When humans are added to the passenger list instead of robots, the expenditures rise exponentially. Scientists need to make sure they leave, arrive, and return safely. And if you're talking settlements on the moon or Mars, you're adding the expense of generating power, shipping gear, and designing spacesuits and tools that can withstand unfathomably harsh environments – moon dust alone poses a constant threat since it is essentially bits of broken glass. These items don't just come off the shelf at Home Depot. One longtime estimate for a simple lunar outpost has been pegged at $33 billion. Others estimate it at $100 billion over 10 years.
The Augustine committee was predictably sober about what the US can do about sending humans into space with the money currently allotted. Yes, it said, the US can go back to the moon, as President Obama has indicated might be good. It could probably build a rocket and a lunar capsule. But without additional funding – at least $3 billion by mid-decade (NASA's current budget is $17.8 billion) – the agency would have to stretch out the program. Ares, the next-generation rocket, wouldn't be ready until just before the agency turned out the lights on the space station. There would be no money to fabricate the things needed to live on the lunar surface. Astronauts would be suited up with no place to go.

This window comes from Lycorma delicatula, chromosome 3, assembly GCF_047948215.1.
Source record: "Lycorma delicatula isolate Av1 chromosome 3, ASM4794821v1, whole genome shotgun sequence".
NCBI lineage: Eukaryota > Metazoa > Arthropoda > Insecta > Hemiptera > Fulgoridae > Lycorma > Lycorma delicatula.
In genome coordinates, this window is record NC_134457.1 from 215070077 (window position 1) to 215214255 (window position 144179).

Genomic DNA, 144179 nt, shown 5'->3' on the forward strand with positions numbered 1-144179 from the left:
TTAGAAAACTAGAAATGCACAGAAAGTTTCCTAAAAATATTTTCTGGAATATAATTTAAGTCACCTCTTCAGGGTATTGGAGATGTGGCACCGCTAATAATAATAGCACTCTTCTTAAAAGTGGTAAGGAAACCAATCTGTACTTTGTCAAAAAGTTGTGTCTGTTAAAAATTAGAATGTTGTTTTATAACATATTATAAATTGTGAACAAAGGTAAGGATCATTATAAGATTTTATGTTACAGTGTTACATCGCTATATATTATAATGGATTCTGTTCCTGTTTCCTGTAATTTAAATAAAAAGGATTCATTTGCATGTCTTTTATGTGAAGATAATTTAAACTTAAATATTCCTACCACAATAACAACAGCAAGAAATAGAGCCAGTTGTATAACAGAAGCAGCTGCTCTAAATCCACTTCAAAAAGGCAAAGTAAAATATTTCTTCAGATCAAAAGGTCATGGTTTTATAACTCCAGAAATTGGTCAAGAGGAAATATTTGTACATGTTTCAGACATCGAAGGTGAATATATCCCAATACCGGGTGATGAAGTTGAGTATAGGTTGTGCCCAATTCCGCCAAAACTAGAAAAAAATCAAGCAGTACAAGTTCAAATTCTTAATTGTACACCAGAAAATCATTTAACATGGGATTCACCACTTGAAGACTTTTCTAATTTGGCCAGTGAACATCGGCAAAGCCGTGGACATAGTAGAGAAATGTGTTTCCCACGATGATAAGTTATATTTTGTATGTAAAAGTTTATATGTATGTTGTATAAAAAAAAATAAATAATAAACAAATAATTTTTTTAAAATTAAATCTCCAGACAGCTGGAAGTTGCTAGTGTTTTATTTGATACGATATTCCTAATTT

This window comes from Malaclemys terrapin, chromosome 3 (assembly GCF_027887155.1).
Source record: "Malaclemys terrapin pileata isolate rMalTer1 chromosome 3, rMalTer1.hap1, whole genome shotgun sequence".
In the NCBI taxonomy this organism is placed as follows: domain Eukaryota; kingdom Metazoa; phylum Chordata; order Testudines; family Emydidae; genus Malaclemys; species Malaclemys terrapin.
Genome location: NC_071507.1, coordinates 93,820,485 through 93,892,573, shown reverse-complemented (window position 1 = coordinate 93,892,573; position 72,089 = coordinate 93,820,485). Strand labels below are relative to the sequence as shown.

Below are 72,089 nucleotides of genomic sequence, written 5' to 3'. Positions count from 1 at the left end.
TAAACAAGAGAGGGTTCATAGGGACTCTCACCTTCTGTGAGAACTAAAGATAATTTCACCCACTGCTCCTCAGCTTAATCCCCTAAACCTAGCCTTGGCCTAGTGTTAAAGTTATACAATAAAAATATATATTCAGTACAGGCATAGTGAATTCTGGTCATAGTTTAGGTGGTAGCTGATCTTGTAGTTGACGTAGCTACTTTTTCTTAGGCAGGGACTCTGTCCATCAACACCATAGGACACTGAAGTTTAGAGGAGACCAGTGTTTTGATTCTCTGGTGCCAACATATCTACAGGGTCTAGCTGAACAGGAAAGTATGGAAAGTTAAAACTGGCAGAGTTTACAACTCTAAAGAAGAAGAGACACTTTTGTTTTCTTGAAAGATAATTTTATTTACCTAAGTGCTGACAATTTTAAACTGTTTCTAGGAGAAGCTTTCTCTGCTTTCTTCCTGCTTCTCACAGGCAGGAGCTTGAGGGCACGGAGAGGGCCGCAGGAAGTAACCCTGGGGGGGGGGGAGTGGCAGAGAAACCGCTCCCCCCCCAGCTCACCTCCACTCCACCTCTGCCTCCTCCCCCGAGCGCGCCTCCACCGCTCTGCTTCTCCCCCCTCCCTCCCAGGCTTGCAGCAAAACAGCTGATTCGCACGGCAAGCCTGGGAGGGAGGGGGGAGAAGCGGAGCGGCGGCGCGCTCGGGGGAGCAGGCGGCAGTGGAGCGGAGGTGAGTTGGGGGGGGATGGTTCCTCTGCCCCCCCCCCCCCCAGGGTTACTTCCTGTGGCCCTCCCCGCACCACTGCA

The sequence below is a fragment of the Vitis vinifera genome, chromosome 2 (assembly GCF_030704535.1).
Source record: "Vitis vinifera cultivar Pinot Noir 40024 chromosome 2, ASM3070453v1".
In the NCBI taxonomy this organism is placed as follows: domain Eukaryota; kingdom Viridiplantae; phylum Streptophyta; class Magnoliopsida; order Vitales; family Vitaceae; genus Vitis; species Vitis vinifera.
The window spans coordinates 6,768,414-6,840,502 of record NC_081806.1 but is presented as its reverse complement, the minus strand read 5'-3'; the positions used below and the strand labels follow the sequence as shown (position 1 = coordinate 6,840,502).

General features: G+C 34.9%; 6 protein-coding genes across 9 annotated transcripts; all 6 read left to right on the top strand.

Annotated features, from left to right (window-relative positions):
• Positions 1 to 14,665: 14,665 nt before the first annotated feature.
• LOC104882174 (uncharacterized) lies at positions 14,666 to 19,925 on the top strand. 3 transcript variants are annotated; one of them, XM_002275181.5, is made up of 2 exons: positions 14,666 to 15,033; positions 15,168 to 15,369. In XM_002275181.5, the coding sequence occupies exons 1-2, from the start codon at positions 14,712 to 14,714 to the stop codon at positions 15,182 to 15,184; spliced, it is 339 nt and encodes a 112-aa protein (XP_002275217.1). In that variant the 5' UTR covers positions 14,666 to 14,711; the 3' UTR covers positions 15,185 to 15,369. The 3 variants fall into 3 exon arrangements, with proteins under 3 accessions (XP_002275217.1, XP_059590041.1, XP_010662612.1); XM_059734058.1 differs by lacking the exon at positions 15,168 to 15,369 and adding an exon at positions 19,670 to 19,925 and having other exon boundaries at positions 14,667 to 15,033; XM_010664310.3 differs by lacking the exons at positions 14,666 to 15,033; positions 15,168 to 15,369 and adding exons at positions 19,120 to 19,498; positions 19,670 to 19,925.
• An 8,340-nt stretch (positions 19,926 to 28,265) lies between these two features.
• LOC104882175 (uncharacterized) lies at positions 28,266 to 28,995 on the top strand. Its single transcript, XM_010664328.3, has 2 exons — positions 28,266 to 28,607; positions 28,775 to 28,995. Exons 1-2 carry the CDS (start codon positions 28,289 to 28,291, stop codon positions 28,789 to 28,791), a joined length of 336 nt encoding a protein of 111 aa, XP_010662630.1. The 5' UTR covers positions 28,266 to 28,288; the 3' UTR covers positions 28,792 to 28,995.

Alternatively, the commission said, the US could forgo landing on the moon and instead begin a series of launches between 2020 and 2030 to send astronauts to orbit the moon, Mars, or an asteroid. Notably, it also said that the US could expand its footprint in the heavens by leading a "bold new international effort in the human exploration of space." In other worlds, cooperation – the Starfleet Command-like approach.